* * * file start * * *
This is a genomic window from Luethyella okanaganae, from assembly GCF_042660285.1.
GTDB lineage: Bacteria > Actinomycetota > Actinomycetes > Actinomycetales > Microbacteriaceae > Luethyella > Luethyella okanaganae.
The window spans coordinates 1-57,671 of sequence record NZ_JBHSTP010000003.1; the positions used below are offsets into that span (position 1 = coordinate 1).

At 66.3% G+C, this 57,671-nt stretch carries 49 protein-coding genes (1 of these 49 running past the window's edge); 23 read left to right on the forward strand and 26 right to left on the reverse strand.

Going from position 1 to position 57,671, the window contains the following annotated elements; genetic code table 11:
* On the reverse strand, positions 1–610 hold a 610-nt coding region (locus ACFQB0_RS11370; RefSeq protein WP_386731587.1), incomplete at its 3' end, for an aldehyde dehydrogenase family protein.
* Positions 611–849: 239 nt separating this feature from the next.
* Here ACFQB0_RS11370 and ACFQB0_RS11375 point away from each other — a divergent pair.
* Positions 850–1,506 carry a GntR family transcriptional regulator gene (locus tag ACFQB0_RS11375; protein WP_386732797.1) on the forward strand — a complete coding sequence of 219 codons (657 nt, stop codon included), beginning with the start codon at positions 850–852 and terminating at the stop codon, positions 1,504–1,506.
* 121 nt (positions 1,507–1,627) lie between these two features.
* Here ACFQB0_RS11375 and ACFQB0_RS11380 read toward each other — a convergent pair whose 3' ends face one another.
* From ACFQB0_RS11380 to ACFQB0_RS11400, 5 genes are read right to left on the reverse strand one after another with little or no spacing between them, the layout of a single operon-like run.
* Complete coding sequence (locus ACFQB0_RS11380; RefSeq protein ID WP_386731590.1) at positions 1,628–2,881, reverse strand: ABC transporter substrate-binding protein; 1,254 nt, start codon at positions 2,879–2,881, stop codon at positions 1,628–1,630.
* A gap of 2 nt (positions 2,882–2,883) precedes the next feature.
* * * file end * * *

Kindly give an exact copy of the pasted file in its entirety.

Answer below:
This is a genomic window from Luethyella okanaganae, from assembly GCF_042660285.1.
GTDB lineage: Bacteria > Actinomycetota > Actinomycetes > Actinomycetales > Microbacteriaceae > Luethyella > Luethyella okanaganae.
The window spans coordinates 1-57,671 of sequence record NZ_JBHSTP010000003.1; the positions used below are offsets into that span (position 1 = coordinate 1).

At 66.3% G+C, this 57,671-nt stretch carries 49 protein-coding genes (1 of these 49 running past the window's edge); 23 read left to right on the forward strand and 26 right to left on the reverse strand.

Going from position 1 to position 57,671, the window contains the following annotated elements; genetic code table 11:
* On the reverse strand, positions 1–610 hold a 610-nt coding region (locus ACFQB0_RS11370; RefSeq protein WP_386731587.1), incomplete at its 3' end, for an aldehyde dehydrogenase family protein.
* Positions 611–849: 239 nt separating this feature from the next.
* Here ACFQB0_RS11370 and ACFQB0_RS11375 point away from each other — a divergent pair.
* Positions 850–1,506 carry a GntR family transcriptional regulator gene (locus tag ACFQB0_RS11375; protein WP_386732797.1) on the forward strand — a complete coding sequence of 219 codons (657 nt, stop codon included), beginning with the start codon at positions 850–852 and terminating at the stop codon, positions 1,504–1,506.
* 121 nt (positions 1,507–1,627) lie between these two features.
* Here ACFQB0_RS11375 and ACFQB0_RS11380 read toward each other — a convergent pair whose 3' ends face one another.
* From ACFQB0_RS11380 to ACFQB0_RS11400, 5 genes are read right to left on the reverse strand one after another with little or no spacing between them, the layout of a single operon-like run.
* Complete coding sequence (locus ACFQB0_RS11380; RefSeq protein ID WP_386731590.1) at positions 1,628–2,881, reverse strand: ABC transporter substrate-binding protein; 1,254 nt, start codon at positions 2,879–2,881, stop codon at positions 1,628–1,630.
* A gap of 2 nt (positions 2,882–2,883) precedes the next feature.